R.G. Lewis writing about "Bob Singh" -- an American convert to Sikhism that he spotted on a train in India:
What’s interesting to me about Bob is he’s traveling with Indian Sikhs and one young man is interested in what other people in America think of his conversion? I can’t hear Bob’s reply, but what strikes me is Bob’s ignorance of his enlighten experience. It’s okay for him to discover the truth, if that’s what he believes, but does he know that most of those around him do not share his faith out of conviction? Ninety-nine percent of Sikhs are of that religion only because it is a part of their cultural identity. That would be true of most Muslims, Buddhist and, though to a lesser degree, Christians. Those Bob proudly identifies with are a people who, if they did want to follow a different faith, would probably be barred from doing so. The few Sikhs I know who are followers of Christ tell stories of disinheritance, ostracism and persecution. The people Bob glibly is sharing testimony with are citizens of a country that has anti-conversion laws. For a Sikh to take on the faith of Jesus would mean a loss of status in their society, which would be changed to OBC (other backward caste), which is one of many reasons why they are not open to the Gospel.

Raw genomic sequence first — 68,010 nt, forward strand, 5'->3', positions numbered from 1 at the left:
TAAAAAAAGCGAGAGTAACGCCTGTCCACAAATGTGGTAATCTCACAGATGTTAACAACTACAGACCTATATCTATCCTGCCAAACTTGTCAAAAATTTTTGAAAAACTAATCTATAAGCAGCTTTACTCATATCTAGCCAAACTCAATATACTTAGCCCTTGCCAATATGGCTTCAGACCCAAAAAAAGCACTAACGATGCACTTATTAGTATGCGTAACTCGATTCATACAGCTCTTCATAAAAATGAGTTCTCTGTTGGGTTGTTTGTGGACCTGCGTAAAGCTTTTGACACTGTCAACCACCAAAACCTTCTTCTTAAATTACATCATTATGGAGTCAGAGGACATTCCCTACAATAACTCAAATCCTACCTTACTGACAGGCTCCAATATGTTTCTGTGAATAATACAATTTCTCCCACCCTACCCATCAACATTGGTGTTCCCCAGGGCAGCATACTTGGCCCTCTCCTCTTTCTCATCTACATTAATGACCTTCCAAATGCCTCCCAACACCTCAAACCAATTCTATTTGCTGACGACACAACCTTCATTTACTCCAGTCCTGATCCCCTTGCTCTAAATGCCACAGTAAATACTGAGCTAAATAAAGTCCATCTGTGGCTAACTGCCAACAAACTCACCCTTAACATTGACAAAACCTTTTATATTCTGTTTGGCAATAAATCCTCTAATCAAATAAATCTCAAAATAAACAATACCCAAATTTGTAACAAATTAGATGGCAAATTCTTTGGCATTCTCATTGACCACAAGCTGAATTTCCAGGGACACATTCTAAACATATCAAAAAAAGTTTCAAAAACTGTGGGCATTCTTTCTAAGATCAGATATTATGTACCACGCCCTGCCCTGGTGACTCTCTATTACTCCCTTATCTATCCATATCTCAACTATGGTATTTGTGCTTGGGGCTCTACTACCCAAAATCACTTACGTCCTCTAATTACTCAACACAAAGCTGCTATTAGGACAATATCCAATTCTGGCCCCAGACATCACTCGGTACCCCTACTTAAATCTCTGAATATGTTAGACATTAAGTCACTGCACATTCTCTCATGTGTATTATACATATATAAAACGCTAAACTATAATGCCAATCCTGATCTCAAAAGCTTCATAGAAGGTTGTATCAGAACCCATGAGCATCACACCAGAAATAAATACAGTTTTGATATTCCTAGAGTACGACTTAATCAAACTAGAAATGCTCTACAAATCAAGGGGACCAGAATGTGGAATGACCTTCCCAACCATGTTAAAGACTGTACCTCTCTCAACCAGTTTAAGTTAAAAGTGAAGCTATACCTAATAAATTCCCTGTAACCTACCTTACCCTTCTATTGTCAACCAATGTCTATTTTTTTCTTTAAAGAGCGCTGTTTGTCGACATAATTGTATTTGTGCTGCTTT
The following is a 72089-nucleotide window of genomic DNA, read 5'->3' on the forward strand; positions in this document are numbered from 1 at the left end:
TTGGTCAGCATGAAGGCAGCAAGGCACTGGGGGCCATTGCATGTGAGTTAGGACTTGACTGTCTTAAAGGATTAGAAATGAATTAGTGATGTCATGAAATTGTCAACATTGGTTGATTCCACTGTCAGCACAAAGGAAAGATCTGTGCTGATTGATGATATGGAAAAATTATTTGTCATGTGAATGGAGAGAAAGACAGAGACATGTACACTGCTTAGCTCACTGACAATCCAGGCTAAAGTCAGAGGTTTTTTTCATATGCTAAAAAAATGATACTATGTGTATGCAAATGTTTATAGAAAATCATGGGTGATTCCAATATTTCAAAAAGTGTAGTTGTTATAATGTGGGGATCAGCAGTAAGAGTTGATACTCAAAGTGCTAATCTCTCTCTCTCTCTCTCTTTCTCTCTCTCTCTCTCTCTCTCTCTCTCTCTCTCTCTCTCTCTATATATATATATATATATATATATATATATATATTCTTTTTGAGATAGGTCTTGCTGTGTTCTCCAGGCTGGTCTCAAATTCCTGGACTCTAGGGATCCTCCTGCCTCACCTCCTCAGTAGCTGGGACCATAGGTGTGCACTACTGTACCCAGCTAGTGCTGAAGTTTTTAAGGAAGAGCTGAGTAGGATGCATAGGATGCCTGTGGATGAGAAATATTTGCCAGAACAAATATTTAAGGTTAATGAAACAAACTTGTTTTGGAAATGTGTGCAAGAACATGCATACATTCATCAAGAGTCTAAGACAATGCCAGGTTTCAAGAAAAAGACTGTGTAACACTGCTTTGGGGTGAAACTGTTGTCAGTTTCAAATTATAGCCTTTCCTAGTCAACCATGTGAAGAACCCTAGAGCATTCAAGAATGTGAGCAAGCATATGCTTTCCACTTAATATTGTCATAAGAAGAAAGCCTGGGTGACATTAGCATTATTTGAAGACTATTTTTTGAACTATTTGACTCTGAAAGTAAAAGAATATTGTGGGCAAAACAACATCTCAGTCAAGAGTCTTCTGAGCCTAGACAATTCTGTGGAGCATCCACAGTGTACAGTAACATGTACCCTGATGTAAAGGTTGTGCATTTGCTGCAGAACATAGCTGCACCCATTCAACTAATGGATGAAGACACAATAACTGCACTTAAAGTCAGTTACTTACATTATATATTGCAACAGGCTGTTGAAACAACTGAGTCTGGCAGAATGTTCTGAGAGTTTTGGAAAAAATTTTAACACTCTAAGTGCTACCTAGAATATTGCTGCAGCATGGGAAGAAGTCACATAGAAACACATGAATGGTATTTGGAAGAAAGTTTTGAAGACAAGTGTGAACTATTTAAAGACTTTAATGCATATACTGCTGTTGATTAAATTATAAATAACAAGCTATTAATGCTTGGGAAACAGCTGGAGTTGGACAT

Lewis writes a good blog for those interested in cross-cultural ministry issues. -- Link